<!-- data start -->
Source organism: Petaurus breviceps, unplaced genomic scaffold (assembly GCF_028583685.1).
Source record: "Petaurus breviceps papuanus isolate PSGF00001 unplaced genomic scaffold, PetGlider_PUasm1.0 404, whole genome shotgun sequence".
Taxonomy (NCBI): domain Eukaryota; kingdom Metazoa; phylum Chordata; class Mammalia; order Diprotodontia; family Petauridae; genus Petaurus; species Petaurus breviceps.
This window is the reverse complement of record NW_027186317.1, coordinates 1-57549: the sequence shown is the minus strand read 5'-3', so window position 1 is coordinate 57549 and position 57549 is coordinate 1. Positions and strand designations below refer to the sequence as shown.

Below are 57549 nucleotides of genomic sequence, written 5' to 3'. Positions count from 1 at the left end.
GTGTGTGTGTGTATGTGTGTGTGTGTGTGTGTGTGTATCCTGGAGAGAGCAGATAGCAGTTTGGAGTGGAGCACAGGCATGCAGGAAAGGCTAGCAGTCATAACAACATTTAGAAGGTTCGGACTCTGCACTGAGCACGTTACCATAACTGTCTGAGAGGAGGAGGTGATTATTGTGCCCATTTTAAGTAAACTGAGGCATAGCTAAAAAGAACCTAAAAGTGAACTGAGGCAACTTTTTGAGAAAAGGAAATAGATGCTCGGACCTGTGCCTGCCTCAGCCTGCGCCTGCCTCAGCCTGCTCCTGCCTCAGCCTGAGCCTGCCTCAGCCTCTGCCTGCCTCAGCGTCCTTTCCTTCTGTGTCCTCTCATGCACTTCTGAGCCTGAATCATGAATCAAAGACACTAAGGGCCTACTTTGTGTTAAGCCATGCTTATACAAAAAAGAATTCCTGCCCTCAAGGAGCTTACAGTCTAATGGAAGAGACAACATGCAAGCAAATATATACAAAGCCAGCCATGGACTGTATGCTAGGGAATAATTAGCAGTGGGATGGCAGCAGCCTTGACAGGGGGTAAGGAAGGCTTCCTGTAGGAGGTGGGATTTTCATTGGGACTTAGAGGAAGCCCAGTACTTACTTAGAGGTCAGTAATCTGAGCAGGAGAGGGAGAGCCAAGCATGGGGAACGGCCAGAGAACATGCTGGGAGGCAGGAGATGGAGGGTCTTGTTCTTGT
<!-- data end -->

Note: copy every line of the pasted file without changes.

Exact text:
Source organism: Petaurus breviceps, unplaced genomic scaffold (assembly GCF_028583685.1).
Source record: "Petaurus breviceps papuanus isolate PSGF00001 unplaced genomic scaffold, PetGlider_PUasm1.0 404, whole genome shotgun sequence".
Taxonomy (NCBI): domain Eukaryota; kingdom Metazoa; phylum Chordata; class Mammalia; order Diprotodontia; family Petauridae; genus Petaurus; species Petaurus breviceps.
This window is the reverse complement of record NW_027186317.1, coordinates 1-57549: the sequence shown is the minus strand read 5'-3', so window position 1 is coordinate 57549 and position 57549 is coordinate 1. Positions and strand designations below refer to the sequence as shown.

Below are 57549 nucleotides of genomic sequence, written 5' to 3'. Positions count from 1 at the left end.
GTGTGTGTGTGTATGTGTGTGTGTGTGTGTGTGTGTATCCTGGAGAGAGCAGATAGCAGTTTGGAGTGGAGCACAGGCATGCAGGAAAGGCTAGCAGTCATAACAACATTTAGAAGGTTCGGACTCTGCACTGAGCACGTTACCATAACTGTCTGAGAGGAGGAGGTGATTATTGTGCCCATTTTAAGTAAACTGAGGCATAGCTAAAAAGAACCTAAAAGTGAACTGAGGCAACTTTTTGAGAAAAGGAAATAGATGCTCGGACCTGTGCCTGCCTCAGCCTGCGCCTGCCTCAGCCTGCTCCTGCCTCAGCCTGAGCCTGCCTCAGCCTCTGCCTGCCTCAGCGTCCTTTCCTTCTGTGTCCTCTCATGCACTTCTGAGCCTGAATCATGAATCAAAGACACTAAGGGCCTACTTTGTGTTAAGCCATGCTTATACAAAAAAGAATTCCTGCCCTCAAGGAGCTTACAGTCTAATGGAAGAGACAACATGCAAGCAAATATATACAAAGCCAGCCATGGACTGTATGCTAGGGAATAATTAGCAGTGGGATGGCAGCAGCCTTGACAGGGGGTAAGGAAGGCTTCCTGTAGGAGGTGGGATTTTCATTGGGACTTAGAGGAAGCCCAGTACTTACTTAGAGGTCAGTAATCTGAGCAGGAGAGGGAGAGCCAAGCATGGGGAACGGCCAGAGAACATGCTGGGAGGCAGGAGATGGAGGGTCTTGTTCTTGT